In Defense of Memory Work
In the Dickens novel Great Expectations, Estella admits, “There was a long hard time when I kept far from me the remembrance of what I had thrown away when I was quite ignorant of its worth.” So it is today with the lost art of training the memory through education. A classical education seeks to strengthen the mind and nurture the soul through meaning and memory with practice. This is for all students. Consider these words written in the 1500s, when Christian humanists sought to reclaim classical education: Students must daily be given something which trains both understanding and memory. Indeed, … as much must be offered as the powers of their memory and the nature of the subject matter can accommodate. Even material which they have already learned once must be repeated at brief intervals.¹
Understanding Through Questioning
Contrary to misconceptions and common accusations heard today from our progressive teaching peers, classical educators seek understanding and mental training; we do not seek mere “rote memory work” as an end in itself. But we do see memory work as a valuable means to noble ends. Questioning assists understanding, but the questioning occurs at the proper time for the child’s mind. With the younger child this often takes the form of catechetical question and answer. Example: “Who is the Lord?” (“The Lord is God.”) Memoria Press’ English Grammar Recitation program teaches grammar in this efficient manner. In later years, students will learn to analyze deftly and express themselves eloquently using all that is retained in the memory, when Socratic questioning leads to greater understanding of the meaning and, ultimately, to truth.
Memory Work Is Good Practice
Cognitive neuroscientist Daniel T. Willingham notes that untrained students “tend to gauge their knowledge based on their feeling-of-knowing as they read over their notes,” they get an increased feeling of familiarity. But a feeling of familiarity is not the same thing as “knowing.”² For this reason, Willingham suggests, “Students should study until they know the material and then keep studying.”
In a classical education, recitation promotes this theory of over-learning in a timeless, satisfying way. The practiced responses instill in students poise, conﬁdence, and a vast fund of knowledge with only a brief investment of time each day. A good recitation is a joy to behold. Such a recitation can be accomplished in both home and school. Oral recitations can begin the day or the subject area to impress essential knowledge and understanding upon consequently strengthened memories. Similarly, the ancient practice of copying by hand assists memorization. Whether poetry, Holy Scripture, or the days of the week, Memoria Press Copybook exercisesgive students something worthwhile and often lovely to memorize.
Try these ﬁve steps for any child, especially the child who needs to strengthen his “working memory,” the term for holding material in ones mind for good use and application in his studies.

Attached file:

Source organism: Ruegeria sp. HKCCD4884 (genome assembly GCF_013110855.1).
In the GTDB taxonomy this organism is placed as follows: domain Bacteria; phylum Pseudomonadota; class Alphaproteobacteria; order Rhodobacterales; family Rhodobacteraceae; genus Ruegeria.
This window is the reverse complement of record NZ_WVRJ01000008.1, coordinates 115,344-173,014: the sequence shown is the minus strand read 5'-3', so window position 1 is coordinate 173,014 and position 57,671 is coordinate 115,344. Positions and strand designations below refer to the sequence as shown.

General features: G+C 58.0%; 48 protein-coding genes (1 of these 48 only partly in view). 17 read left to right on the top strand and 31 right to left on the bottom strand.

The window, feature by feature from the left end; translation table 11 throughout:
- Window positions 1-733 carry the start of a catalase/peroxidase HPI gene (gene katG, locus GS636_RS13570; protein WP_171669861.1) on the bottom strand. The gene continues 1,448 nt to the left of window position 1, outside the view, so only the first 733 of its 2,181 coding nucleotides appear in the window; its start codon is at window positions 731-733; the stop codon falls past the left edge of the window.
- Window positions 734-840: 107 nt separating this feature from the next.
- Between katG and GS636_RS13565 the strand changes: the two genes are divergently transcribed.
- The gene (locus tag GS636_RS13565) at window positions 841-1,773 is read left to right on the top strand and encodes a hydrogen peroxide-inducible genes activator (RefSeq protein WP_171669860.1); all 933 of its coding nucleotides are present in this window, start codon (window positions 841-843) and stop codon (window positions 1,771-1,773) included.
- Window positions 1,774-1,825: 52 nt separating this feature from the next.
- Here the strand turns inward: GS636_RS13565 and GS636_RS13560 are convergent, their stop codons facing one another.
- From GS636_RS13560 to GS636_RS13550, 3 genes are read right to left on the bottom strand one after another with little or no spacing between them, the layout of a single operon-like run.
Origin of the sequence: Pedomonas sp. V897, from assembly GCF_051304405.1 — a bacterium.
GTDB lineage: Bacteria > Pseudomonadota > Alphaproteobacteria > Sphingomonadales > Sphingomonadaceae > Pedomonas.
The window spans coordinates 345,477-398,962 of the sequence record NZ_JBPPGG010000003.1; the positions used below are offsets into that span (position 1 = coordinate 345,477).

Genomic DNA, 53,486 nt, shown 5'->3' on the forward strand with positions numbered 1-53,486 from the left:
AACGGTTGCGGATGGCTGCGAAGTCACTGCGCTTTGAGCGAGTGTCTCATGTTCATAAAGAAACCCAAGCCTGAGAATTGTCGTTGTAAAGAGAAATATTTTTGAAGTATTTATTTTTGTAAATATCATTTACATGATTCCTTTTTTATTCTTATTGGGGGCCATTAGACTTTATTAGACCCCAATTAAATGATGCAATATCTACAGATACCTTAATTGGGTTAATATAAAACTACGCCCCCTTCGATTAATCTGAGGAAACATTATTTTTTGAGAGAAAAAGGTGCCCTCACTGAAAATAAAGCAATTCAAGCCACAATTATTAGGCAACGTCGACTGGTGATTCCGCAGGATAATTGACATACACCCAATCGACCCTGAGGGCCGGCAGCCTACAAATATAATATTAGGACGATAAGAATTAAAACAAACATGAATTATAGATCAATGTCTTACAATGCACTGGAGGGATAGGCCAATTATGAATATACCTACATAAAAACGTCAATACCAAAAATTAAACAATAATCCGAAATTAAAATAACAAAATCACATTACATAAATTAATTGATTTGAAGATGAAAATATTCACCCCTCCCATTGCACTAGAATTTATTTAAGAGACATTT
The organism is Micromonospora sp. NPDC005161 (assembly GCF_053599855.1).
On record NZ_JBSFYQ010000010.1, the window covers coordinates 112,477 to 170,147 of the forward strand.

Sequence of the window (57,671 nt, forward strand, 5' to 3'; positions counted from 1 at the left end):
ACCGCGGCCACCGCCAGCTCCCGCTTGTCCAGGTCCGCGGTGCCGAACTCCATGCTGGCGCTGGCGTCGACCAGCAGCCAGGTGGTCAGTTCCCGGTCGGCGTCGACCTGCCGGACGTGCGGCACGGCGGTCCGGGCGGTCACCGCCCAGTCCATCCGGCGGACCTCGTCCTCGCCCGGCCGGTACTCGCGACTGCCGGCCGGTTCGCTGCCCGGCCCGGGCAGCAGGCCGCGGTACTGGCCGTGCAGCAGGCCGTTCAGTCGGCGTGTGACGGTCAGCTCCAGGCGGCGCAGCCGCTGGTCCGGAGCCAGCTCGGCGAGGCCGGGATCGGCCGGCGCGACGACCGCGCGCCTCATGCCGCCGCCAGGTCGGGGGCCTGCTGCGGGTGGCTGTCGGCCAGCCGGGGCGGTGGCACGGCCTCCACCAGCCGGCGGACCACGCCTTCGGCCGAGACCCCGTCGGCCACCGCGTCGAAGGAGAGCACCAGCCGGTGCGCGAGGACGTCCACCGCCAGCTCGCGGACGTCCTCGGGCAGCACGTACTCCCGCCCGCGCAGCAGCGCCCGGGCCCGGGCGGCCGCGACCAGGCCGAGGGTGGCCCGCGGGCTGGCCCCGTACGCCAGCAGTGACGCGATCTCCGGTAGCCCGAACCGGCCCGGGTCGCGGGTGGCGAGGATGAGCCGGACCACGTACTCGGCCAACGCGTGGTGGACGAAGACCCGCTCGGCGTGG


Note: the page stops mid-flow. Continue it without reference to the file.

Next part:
1. Introduce the whole, but teach in small bites.
2. Have the students echo each new portion. “The Lord …” (The Lord) “is my Shepherd …” (is my Shepherd).
3. Work on the partial memory passages each day, but always let them hear the verse as a whole.
4. Add new bites until fully memorized.
5. Establish a schedule for ongoing review.
Follow these steps for math facts, Latin sayings, conjugations, or declensions, hymn stanzas, and more.
Learn by Heart
More than merely assimilating large chunks of “useless information,” as some assume, all is enfolded into the child’s education over time with enriching results. For this reason, much of classical Christian memory work may be better characterized by a more appealing phrase: learn by heart. When my children were very young, they learned all of Psalm 23 with the ﬁve steps described above. The Little Golden Book The Lord Is My Shepherd served as the whole, poetic impression, with the psalm sung at the end. Due to my children’s special needs, they learned it in small portions, but they learned. As mentioned in the book Simply Classical: A Beautiful Education for any Child, not long after they learned it we found a poignant moment to sing this psalm at the bedside of an aged friend just days before she died. Because the psalm had been learned by heart, the words could be shared freely.
Memoria Press founder Cheryl Lowe named her publishing house after the Latin word for “memory.” She once explained, “I came up with the name ‘Memoria’ (memoria,-ae) because memory is so foundational to a classical education and is completely counter-cultural to progressive education. Training the memory is the ﬁrst practical task of the teacher. Training teachers to focus on memorization in the classroom is really the ﬁrst practical step in turning that teacher away from modern education to traditional classical education.
Let us carry on with diligence, joy, and delight as Mrs. Lowe envisioned, because when we give our children strong memories, we give them stronger minds.
¹Sturm, Johann, in Johann Sturm on Education: The Reformation and Humanist Learning, 91. Specifically, in 1538 Sturm recommended memory training for anyone opening an “Elementary School of Letters.”
²Willingham, Daniel T. “What Will Improve a Student’s Memory?” American Educator, Winter, 2008-2009, 22.
Originally published as “Memoria, Memoriae” in The Classical Teacher Winter 2018 edition